I have built this site as a place for me to come, to post my ideas, to share my life and history. 

This is a ROBERT LEE MORRIS Online Museum, with lots of inspirational, and educational information for students  jewelry students especially. A library of images and stories, eye candy jewelry and gallery displays. Like any museum, it has a shop. This shop is filled with my extensive archive collection. This is the work  I made and decided to keep, and the work I bought from the artists in the gallery.

This is not just a place to buy things, but a place to learn, and re-connect with the time of life we baby boomers shared in the 60’s 70’s 80’s, the high times.

Here are some of the remaining one of a kind prototypes I made by hand in the last 5 decades, as well as a limited body of old wholesale sample pieces, all for sale. 


IN 1969, I TAUGHT MYSELF how to make jewelry while living on a hippy craft farm in the cornfields of Wisconsin. Soon after, my work was discovered by a major art dealer and collector, Joan Sonnabend. Joan owned the Plaza hotel (Sonesta) and opened her famous SCULPTURE TO WEAR gallery showing jewelry by  blue chip artists (Picasso, Arp, Braque, Lichtenstein, Calder, Cesar, Fontana, Pomodoro, Niki de St. Phalle, Lowell Nesbitt, Robert Indiana, Cesar, and so many more, all famous for their signature art..

IN 1973, JOAN GAVE ME A ONE MAN SHOW and my career took off like a rocket. Fashion editors began to use my early work in their shoots and my look was bold and fresh and dramatic and just what the media loved put on their pages. Bubble cuffs and collars, were used all over at once.

 IN 1974, I HAD MOVED FROM RURAL NEW HAMPSHIRE TO SOHO NYC. I fell in with the Downtown crowd right away. Lots of dancing, clubbing, lots of new friends, and I became so energized. Hanging  with artists like Roy Lichtenstein, Bob Stanley, Richard, Artschwager, Lowell Nesbitt, and the energy of lower Manhattan  pushed me into wild self expressions, as I explored who I was and what I wanted to make of myself.

SUDDENLY MADLY creating new bold and hollow shapes that created great volume I began to make modern armor. Like the filmmaker I had been, I began to visualize a cinematic world with tall strong Amazonian women wearing post apocalyptic tech gear with a tribal style. Past and Future, I began to make the “props” for my imaginary actors. These were like Sci Fi blends, fun and dramatic. And again, the editors from newspapers, magazines and stylists began to react wildly to my extreme pieces.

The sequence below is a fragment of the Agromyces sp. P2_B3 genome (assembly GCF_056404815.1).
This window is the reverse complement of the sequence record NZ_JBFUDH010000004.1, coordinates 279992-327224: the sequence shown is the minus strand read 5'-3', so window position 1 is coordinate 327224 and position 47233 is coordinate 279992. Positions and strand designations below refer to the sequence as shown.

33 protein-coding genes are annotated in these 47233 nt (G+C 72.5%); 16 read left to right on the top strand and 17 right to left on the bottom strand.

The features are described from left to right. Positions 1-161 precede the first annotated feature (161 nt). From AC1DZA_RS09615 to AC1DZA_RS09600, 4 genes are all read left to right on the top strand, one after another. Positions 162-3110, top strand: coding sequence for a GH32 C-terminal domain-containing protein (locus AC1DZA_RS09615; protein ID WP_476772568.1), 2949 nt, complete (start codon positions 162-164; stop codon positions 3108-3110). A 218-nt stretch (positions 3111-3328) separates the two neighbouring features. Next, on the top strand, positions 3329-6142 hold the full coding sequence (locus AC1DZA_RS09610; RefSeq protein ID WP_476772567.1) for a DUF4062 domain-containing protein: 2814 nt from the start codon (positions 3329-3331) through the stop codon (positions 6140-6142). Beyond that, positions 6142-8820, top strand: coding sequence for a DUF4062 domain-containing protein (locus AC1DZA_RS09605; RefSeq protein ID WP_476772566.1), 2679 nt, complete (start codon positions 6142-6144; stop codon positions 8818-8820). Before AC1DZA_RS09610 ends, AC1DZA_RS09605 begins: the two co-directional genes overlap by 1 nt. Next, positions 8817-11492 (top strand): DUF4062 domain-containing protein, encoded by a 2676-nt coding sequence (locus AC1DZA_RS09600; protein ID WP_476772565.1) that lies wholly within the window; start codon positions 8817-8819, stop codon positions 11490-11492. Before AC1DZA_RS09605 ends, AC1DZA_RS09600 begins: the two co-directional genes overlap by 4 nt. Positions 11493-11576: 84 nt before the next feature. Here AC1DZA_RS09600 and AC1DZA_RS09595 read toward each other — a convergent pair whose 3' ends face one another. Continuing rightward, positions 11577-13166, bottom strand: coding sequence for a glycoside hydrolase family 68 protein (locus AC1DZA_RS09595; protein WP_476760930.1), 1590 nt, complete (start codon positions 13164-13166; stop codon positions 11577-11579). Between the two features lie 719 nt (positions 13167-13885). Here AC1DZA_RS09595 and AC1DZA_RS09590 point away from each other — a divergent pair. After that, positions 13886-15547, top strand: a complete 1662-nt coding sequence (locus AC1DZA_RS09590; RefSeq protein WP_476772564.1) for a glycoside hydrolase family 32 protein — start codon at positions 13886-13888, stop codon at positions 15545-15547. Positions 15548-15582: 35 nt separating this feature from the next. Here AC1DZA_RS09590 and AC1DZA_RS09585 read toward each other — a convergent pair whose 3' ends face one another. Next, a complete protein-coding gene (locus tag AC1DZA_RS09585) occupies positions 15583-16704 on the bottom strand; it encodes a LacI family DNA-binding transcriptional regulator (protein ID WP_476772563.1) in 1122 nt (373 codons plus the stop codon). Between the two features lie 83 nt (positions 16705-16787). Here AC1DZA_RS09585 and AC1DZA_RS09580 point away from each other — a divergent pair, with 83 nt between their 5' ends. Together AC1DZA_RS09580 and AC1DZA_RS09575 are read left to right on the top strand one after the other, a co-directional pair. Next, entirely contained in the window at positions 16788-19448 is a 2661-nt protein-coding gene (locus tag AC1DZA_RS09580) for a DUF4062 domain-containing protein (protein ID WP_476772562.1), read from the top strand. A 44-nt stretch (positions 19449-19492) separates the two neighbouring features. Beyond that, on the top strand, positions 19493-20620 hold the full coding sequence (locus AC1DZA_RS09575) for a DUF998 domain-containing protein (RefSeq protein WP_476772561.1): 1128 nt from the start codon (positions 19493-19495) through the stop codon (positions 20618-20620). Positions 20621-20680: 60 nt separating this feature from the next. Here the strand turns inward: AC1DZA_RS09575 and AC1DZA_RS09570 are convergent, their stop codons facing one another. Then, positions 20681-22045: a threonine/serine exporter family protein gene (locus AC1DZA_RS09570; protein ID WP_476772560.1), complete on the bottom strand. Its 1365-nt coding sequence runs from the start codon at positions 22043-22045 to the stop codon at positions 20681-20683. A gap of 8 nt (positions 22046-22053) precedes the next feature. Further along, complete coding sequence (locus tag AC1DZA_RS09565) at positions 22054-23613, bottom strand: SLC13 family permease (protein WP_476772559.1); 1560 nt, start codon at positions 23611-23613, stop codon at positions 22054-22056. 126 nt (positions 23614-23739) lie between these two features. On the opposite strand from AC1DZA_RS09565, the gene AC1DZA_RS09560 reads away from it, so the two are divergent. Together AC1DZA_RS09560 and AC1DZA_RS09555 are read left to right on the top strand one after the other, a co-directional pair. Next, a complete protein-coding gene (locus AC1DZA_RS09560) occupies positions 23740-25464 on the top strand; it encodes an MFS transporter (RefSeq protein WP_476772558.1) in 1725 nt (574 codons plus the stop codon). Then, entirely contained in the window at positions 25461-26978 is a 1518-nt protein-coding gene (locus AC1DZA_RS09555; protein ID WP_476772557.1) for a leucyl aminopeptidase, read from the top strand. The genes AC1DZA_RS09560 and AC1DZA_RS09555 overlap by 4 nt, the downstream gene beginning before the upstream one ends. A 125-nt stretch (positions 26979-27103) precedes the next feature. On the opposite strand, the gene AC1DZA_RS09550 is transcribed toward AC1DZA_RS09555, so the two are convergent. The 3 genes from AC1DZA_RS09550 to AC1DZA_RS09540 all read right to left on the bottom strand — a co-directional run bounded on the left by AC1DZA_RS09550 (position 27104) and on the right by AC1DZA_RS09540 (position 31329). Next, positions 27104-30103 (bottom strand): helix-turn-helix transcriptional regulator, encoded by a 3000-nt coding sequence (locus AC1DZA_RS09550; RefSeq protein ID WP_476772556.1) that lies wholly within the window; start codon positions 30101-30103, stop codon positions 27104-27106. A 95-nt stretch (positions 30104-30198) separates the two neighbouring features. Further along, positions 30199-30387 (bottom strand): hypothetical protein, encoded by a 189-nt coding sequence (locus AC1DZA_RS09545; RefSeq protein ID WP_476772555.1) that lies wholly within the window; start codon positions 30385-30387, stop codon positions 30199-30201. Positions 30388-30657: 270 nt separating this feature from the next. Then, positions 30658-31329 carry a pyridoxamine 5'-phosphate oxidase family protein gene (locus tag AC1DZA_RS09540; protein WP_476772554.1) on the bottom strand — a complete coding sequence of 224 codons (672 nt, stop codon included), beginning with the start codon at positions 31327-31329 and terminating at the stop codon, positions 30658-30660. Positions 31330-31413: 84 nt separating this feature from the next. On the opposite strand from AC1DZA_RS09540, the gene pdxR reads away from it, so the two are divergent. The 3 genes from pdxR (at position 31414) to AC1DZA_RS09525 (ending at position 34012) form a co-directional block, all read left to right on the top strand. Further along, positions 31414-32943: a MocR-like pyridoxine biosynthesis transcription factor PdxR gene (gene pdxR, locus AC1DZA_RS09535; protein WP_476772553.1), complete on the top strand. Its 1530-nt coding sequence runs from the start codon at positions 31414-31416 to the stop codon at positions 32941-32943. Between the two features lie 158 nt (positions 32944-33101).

Soon the sales of my work alone was more than all the other artists in the gallery put together. The December 1976 VOGUE featured my brass bubble collar on its cover!

 pavements looking for alternative venues for showing and selling my work.I went to every prestigious retail store and met with their buyers. I visited each Soho gallery that had power and was told to  speak with the fashion editors.

Not one retail establishment could figure out where or how my work would fit into their stores or galleries.

What I was making was too new, too out-there- ahead of its time…I WAS FORCED to open my own place. I represented a yet to be recognized category of jewelry they called BRIDGE or DESIGNER jewelry; in between fine jewelry and costume. No stores had anything like what I and my peers were now creating.

So by the fall of that year, 1977, I opened ARTWEAR, and began to represent not only my work but the jewelry of over 50 great American jewelry designers.

INSTANTANEOUSLY the PUBLICITY for the gallery exploded all over the media, fashion magazines, newspapers, TV news and the word of mouth spread like wildfire. Soon all the major fashion designers flocked to Artwear and started to ask for collaborations on their runway shows.

The wave of new EDITORIAL COVERAGE propelled the gallery, (and my work especially) into the mainstream media, and from then on, my work was cut out for me. For many, I was a father figure of this exciting new and prosperous category of jewelry! 

For me, I was answering my calling.


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